Our people, also called Yaruro-Pume, along with the Sáliba, Piapoco, Achagua, or Otomacos, are considered one of the most essential and immediate ancestors of what is now known as the Llanera ethnic group. A group of especially importance in Venezuela, as we come from the interactions with and submission from colonists to learn their ways of life.
Since ancient times, our people has had exchanges with some of the other communities now living in the Caño Mochuelo Reserve. According to some researchers, the Yaruros called all the indigenous peoples of the Guahibo family Chiricoa. * Like many of them, we have adopted nomadic practices that allowed us to survive the colonization of our territory. Upon our arrival to the reserve, we settled in the community of El Calvario where we lived with the Yamalero people, and even though our communities have been divided, we still maintain strong kinship ties with them. The Yaruro people now include 95 individuals from 23 families.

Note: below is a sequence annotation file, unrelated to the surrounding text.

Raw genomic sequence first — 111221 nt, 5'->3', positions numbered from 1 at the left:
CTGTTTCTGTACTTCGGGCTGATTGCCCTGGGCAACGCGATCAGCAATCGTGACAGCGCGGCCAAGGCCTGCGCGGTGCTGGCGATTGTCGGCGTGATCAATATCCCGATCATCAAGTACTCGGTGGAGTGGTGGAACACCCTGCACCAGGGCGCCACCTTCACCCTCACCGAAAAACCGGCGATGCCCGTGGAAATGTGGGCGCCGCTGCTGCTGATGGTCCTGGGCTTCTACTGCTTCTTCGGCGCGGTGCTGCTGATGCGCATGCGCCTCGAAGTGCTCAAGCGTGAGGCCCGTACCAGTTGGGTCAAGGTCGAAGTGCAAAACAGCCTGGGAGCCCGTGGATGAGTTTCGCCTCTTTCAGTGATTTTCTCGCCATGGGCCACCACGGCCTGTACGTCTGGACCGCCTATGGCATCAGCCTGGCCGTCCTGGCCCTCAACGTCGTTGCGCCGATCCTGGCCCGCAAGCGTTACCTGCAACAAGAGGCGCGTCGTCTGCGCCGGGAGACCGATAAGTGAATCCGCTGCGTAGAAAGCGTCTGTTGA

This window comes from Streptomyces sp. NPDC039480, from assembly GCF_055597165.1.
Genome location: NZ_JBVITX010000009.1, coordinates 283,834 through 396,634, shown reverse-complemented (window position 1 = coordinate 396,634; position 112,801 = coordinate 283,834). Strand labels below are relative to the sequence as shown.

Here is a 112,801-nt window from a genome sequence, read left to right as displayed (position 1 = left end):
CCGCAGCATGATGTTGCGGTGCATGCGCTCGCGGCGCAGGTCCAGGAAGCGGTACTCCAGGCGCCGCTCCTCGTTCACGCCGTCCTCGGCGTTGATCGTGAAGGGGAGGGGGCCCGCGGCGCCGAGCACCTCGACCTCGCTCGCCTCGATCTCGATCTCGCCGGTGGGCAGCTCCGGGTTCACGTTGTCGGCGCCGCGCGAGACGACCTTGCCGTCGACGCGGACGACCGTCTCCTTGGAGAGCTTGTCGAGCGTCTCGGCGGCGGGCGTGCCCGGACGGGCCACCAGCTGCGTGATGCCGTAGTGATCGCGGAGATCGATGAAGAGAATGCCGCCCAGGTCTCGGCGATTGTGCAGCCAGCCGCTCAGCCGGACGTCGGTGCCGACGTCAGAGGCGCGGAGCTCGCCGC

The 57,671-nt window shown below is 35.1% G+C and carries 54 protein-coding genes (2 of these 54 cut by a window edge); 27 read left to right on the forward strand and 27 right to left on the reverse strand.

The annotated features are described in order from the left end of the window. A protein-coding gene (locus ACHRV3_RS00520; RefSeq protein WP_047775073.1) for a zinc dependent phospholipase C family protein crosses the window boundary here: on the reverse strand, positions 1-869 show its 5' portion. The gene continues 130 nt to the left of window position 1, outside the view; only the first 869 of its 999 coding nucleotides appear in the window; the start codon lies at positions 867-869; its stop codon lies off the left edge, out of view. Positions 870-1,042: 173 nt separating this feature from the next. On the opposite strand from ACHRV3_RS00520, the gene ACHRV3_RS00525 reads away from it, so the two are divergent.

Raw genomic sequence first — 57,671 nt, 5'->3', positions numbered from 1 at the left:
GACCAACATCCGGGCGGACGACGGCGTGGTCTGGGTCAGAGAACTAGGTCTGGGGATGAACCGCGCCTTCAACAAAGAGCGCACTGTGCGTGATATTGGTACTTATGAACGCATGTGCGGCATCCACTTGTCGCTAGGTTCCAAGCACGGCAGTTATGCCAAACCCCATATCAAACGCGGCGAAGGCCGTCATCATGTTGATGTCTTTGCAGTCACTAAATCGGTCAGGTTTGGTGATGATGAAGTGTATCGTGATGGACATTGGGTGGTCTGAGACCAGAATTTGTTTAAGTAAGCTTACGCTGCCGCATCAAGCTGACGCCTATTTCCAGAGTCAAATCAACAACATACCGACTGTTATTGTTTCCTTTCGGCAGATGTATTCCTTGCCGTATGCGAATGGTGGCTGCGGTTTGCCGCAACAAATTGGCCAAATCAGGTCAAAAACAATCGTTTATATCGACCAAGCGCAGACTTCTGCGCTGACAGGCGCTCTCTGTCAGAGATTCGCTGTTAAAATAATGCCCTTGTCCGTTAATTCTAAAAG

* Romero Moreno, M. E., Castro Agudelo, L. M., y Muriel Bejarano, A. Geografía humana de Colombia. Región Orinoquia, vol. 1, tomo III (Bogotá: Instituto Colombiano de Cultura Hispánica, 1993): 88, 92, 124.